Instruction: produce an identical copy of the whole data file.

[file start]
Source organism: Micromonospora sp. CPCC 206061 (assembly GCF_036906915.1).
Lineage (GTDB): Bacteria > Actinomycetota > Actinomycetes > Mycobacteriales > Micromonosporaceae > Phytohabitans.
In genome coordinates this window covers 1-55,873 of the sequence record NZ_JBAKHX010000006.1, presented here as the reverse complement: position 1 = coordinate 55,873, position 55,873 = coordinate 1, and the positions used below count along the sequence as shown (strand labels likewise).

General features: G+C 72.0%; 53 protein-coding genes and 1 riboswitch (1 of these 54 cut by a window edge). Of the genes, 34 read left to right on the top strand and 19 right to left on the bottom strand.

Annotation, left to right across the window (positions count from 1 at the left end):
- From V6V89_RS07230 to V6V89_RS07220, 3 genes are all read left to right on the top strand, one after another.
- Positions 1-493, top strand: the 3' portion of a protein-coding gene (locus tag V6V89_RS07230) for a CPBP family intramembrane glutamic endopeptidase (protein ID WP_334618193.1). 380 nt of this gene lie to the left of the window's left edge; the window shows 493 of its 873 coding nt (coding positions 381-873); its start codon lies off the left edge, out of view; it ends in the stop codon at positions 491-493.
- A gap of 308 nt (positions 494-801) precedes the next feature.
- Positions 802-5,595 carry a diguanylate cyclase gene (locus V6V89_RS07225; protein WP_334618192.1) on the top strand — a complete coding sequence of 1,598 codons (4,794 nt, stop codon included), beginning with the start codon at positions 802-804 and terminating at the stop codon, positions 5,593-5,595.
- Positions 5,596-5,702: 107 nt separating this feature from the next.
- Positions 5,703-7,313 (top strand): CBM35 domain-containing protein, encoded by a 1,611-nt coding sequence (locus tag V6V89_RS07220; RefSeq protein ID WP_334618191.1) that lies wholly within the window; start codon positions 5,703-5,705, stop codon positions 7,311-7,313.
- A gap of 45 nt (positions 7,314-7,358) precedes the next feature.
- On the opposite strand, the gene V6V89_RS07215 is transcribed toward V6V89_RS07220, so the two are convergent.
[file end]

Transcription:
Source organism: Micromonospora sp. CPCC 206061 (assembly GCF_036906915.1).
Lineage (GTDB): Bacteria > Actinomycetota > Actinomycetes > Mycobacteriales > Micromonosporaceae > Phytohabitans.
In genome coordinates this window covers 1-55,873 of the sequence record NZ_JBAKHX010000006.1, presented here as the reverse complement: position 1 = coordinate 55,873, position 55,873 = coordinate 1, and the positions used below count along the sequence as shown (strand labels likewise).

General features: G+C 72.0%; 53 protein-coding genes and 1 riboswitch (1 of these 54 cut by a window edge). Of the genes, 34 read left to right on the top strand and 19 right to left on the bottom strand.

Annotation, left to right across the window (positions count from 1 at the left end):
- From V6V89_RS07230 to V6V89_RS07220, 3 genes are all read left to right on the top strand, one after another.
- Positions 1-493, top strand: the 3' portion of a protein-coding gene (locus tag V6V89_RS07230) for a CPBP family intramembrane glutamic endopeptidase (protein ID WP_334618193.1). 380 nt of this gene lie to the left of the window's left edge; the window shows 493 of its 873 coding nt (coding positions 381-873); its start codon lies off the left edge, out of view; it ends in the stop codon at positions 491-493.
- A gap of 308 nt (positions 494-801) precedes the next feature.
- Positions 802-5,595 carry a diguanylate cyclase gene (locus V6V89_RS07225; protein WP_334618192.1) on the top strand — a complete coding sequence of 1,598 codons (4,794 nt, stop codon included), beginning with the start codon at positions 802-804 and terminating at the stop codon, positions 5,593-5,595.
- Positions 5,596-5,702: 107 nt separating this feature from the next.
- Positions 5,703-7,313 (top strand): CBM35 domain-containing protein, encoded by a 1,611-nt coding sequence (locus tag V6V89_RS07220; RefSeq protein ID WP_334618191.1) that lies wholly within the window; start codon positions 5,703-5,705, stop codon positions 7,311-7,313.
- A gap of 45 nt (positions 7,314-7,358) precedes the next feature.
- On the opposite strand, the gene V6V89_RS07215 is transcribed toward V6V89_RS07220, so the two are convergent.